Hawkins was balkin’ for a while -in June he committed, in July he decommitted and in August he recommitted. So what is BC getting?

As a senior he averaged 14 ppg and 6.5 rpg. The MVC is a reasonably tough conference so that’s impressive. He also hit 44.3% from three point range. Reportedly, he can play around the basket as well.

That gives BC a solid starting five for the first time in what seems like forever.

Of course you need more than that. Depth will be an issue for this team and developing some of the younger players and the guys who haven't played a lot will be key.

Last season, once you got past the Dynamic Duo backcourt, big minutes went to Turner (30.8), Tava (25.3), Jeffers (20.3) and Graves (18.8).

Popovic pulled 13.8 and after that it gets sketchy.

Johncarlos Reyes played 6.4 mpg. Junior Ervins Meznieks got in nine games and averaged 4.6 mpg. Mike Sagay got into 15 games for 4.5 mpg.

Reyes could become a competent backup but we wouldn’t expect much more than that. Meznieks is a junior now who hasn’t shown much so far.

And Sagay was a freshman last year. He’s reasonably athletic and at 6-5 could cover a couple of positions as needed.

BC’s not able to recruit at a totally competitive level yet so the Eagles have to be resourceful. That means working hard to find diamonds in the rough or late bloomers.

BC brings in four freshmen and at least three could be really intriguing.

The most likely to play immediately is Luka Kraljevic. A 6-8 Slovenian, he’s another Euro import brought in by assistant coach Scott Spinelli.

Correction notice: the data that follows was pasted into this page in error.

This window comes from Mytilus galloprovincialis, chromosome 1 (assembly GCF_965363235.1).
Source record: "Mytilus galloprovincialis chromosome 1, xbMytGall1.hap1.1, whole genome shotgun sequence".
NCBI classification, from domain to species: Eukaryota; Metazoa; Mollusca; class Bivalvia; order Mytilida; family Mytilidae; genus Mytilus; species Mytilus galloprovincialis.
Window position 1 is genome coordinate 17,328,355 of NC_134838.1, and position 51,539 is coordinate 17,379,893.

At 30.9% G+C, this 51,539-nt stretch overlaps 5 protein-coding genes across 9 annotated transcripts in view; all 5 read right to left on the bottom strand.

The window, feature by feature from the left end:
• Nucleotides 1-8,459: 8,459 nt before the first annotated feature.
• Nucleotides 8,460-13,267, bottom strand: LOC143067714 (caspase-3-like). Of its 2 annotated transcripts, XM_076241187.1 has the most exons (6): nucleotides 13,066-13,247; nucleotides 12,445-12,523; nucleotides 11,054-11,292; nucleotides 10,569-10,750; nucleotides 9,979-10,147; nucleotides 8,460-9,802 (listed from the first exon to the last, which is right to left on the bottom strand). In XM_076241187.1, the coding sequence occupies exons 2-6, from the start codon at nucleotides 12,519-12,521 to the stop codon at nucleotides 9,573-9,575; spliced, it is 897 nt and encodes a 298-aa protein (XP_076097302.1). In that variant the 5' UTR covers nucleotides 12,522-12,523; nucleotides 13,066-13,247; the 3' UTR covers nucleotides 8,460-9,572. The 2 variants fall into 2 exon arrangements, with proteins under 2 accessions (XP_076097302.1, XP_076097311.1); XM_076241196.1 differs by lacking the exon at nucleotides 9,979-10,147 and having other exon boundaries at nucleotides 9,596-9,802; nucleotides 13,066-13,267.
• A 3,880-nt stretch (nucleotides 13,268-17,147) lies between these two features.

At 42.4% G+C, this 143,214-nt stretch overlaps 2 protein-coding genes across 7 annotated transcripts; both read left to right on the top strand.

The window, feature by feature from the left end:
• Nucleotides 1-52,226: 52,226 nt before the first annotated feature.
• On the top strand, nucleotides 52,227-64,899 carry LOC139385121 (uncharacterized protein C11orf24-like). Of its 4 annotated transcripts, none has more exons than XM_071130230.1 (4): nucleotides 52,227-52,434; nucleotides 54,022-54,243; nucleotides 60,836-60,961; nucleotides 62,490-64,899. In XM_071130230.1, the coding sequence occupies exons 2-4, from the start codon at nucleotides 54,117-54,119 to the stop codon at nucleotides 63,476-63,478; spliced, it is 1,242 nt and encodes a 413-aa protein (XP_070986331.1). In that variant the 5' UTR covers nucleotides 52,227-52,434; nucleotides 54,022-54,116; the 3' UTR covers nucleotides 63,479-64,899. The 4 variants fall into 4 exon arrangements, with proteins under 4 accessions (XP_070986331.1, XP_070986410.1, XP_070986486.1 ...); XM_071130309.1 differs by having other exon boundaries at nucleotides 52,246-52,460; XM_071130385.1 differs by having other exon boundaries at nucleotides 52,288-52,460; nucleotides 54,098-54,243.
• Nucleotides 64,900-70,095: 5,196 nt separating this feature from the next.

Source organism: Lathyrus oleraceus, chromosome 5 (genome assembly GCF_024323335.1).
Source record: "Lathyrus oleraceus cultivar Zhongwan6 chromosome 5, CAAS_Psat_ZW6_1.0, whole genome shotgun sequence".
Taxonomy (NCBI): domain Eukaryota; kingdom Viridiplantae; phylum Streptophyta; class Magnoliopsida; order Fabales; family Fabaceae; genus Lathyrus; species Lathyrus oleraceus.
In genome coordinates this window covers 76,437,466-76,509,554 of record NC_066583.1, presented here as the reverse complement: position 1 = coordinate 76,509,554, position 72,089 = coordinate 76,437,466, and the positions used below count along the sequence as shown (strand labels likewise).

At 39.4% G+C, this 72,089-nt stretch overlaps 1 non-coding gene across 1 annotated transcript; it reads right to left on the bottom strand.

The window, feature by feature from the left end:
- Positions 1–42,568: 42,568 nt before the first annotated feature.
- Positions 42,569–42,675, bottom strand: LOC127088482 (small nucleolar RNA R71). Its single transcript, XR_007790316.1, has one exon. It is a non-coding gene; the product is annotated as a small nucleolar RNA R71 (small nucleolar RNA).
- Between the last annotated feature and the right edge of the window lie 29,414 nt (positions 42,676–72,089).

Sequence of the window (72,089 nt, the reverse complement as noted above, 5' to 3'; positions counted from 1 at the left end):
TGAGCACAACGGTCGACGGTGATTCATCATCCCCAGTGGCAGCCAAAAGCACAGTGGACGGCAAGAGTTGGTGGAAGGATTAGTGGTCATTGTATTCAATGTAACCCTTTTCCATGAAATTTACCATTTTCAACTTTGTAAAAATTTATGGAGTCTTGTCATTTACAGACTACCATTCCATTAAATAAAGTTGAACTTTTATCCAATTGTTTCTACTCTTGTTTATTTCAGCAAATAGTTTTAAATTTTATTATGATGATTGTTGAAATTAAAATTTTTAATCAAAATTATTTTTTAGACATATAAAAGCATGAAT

There’s typically a period of adjustment for Europeans to NCAA ball but the reports on Kraljevic are encouraging. He could be a nice surprise.

He’s said to have a versatile offensive game and, like most freshmen, needs to fill out.

He should at least be in the rotation and could exceed expectations.

Vin Baker Jr. is also a really intriguing recruit. He grew something like six inches in a year and suddenly became a forward with guard skills. He’s really skinny and looks about 12 but in another year or so he could be a pain to deal with. And he might not be finished growing - his dad, Vin Sr., is the 6-11 former NBA star.

Steffon Mitchell is a 6-8 forward out of Minnesota who spent a year in prep school. The other schools that went after him were typically a step or two down from the ACC, including Northeastern and Boston University.

Mitchell says he sees himself as 3 or a 4 and used his prep year to really improve strength and conditioning. He’s a guy who could surprise a bit or could also spend most of the season on the bench. But even if that’s the case, he could make a difference in practice or on the scout team while he waits his turn to move up.

Finally there’s 6-3 guard Avery Wilson out of Georgia.

He’s a little under the radar so there’s not a lot of news available about him. But like Bowman, he apparently played football in high school too and at 220 he’s built like it.

He certainly won’t start but he’ll benefit greatly from playing against Bowman, Robinson and Chapman every day.

Look, there are a ton of questions with this team, largely about depth and secondary roles. No one outside the program knows how much Popovic has improved. BC has had a real weakness at forward and Hawkins, Kraljevic and possibly Mitchell could address that nicely.

It’d be nice if Sagay carved out a solid niche and freshmen are generally wait-and-see.

But there’s got to be some optimism here. Last year BC finished 9-23 and there were, by our estimation, there were six other games they could have won. But they showed character and competed to the best of their ability, which is what we liked about the team. It’s not easy to keep trying when you’re losing constantly.

This year they’ll have more talent and enough three point shooting to open up lanes and the inside. Bowman, Robinson and Hawkins will benefit. It should also help Popovic.

This year they’ll win more and some of those close games will go their way as well. BC’s not back but they’re on the way. For now, consider this team potentially dangerous in every game.